Every year thousands of nurses qualifies and for every 20 uk nurses they only have one job going. The problem is we train for two years whereas other countries train for 6 months our HCA's are more qualified and this is why mistakes are made.

Hanne62 in reply to onamission

Well onamission these links say differently and

onamission in reply to Hanne62

Do they start work before passing this test as they have 8 months to do it a bit bloody late

The general Tier 2 minimum salary requirement of £20,800 is temporarily removed in these circumstances, though employers are still advised to place nurses in an interim position with a salary at least equivalent to that of a Band 3 role.

If an individual fails the OSCE at their first attempt, they will need to obtain a date to re-sit the test within a maximum of eight months from the start date of their visa. This gives potential time for candidates to address development needs and prepare thoroughly for any re-sit.

If an individual fails their OSCE re-sit, they will need to leave the country immediately, as they will no longer have the right to work.

Hanne62 in reply to onamission

The links explain it all onamission. Basically, no-one can work as a registered nurse in this country unless they have a qualification deemed comparable by the Nursing & Midwifery Council (which by the way, is THREE years not two as you state). And you must have passed the International English Language Test. Let's not spread this myth that the nhs is full of ill-trained nurses who cannot speak English. It is not true.

onamission in reply to Hanne62

Yes uk trained mid wife is 3 years. People coming in to the uk to work have 7 or 8 months to pass the test do they not work till then.

It was 4 years ago when my friends husband nearly died through a simple thing a HCA picked up on and told the nurse but she took no notice so lets just hope the government don't flood our NHS with incompetent nurses

Toci in reply to onamission

I don't think competence has a lot to do with nationality, not in my experience anyway.

Just had experience of one of these physician's assistants and was shocked to find that their English was absolutely non-existent! I do not wish to put a damper on things for you, Patrick, but unless patients can actually understand and be understood, then there is not much point in using this system. However, we have a government here who doesn't really give a damn except to be seen to be doing something and they think this covers them.

"Absolutely non-existent"? Are you sure about that?

Yes, I am sure about that! Why else would I need an interpreter?

You needed an interpreter? Are you saying the hospital provided you with an interpreter to translate what this person was saying into English? Which language were they speaking? I'd like to know how they got past the interview stage if they could really speak no English.

Hidden in reply to Hanne62

I agree Hanne. All doctors and nurses have to pass an English test to be allowed to work here. Ok some of them aren't that easy to understand but get someone with a strong Glaswegion accent and try and understand that! Not slagging off the Scots, but I had a couple of these when I worked in a contact centre and I literally couldn't understand a word they were saying and someone else had to do the call for them! x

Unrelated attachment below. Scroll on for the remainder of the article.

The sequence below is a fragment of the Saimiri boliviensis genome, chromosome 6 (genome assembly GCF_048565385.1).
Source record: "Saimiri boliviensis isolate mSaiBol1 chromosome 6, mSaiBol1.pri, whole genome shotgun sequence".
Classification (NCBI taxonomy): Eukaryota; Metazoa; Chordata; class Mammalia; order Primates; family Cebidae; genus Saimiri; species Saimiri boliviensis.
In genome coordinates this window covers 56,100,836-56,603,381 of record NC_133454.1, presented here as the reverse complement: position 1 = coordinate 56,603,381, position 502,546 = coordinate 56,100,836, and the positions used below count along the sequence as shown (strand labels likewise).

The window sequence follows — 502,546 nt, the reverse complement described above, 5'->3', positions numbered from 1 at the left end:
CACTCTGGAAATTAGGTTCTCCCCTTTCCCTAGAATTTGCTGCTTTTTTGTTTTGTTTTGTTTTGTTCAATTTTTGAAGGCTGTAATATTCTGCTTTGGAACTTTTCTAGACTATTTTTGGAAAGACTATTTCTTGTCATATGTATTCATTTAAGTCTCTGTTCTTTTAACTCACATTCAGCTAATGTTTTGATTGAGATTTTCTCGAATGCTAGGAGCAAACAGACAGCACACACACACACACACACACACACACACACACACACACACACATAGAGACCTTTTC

juney_99_antique in reply to Hidden

It has just been decided by the EU that it is illegal for the UK to discriminate against people from EU countries who can't speak English by testing them! Obviously having to pass an English test no longer applies. It hasn't actually worked for a long time.

Hidden in reply to juney_99_antique

That's interesting. Do you have a link to that please?

juney_99_antique in reply to Hidden

It was on BBC one night. And Daily Mail or Daily Express. I will certainly try and find a link and send on to you. Will have to be later as just going out.

Hidden in reply to juney_99_antique

Found this from Mail online. I couldn't get the link to work!

Every foreign recruit to NHS will have to take an English test: Ministers set to vote on law change in weeks

•Nursing applicants from EU will have to sit language test from March

•Midwives, dentists and pharmacists will also have to pass test

•Plans will overturn loophole in law which saw Brussels block move

•The Commons could be asked to vote on a law change within weeks

By Daniel Martin, Whitehall Correspondent for the Daily Mail

Published: 23:27, 28 January 2015 | Updated: 08:58, 29 January 2015

From March nurses from the European Union will have their language skills checked before working for the NHS (file picture)

From March nurses from the European Union will have their language skills checked before working for the NHS (file picture)

Nurses from the European Union will for the first time have their language skills checked before working for the NHS, ministers will announce today.

From March, applicants from the EU will have to sit a language test if they cannot prove to medical regulators that they have adequate skills to communicate with doctors and patients.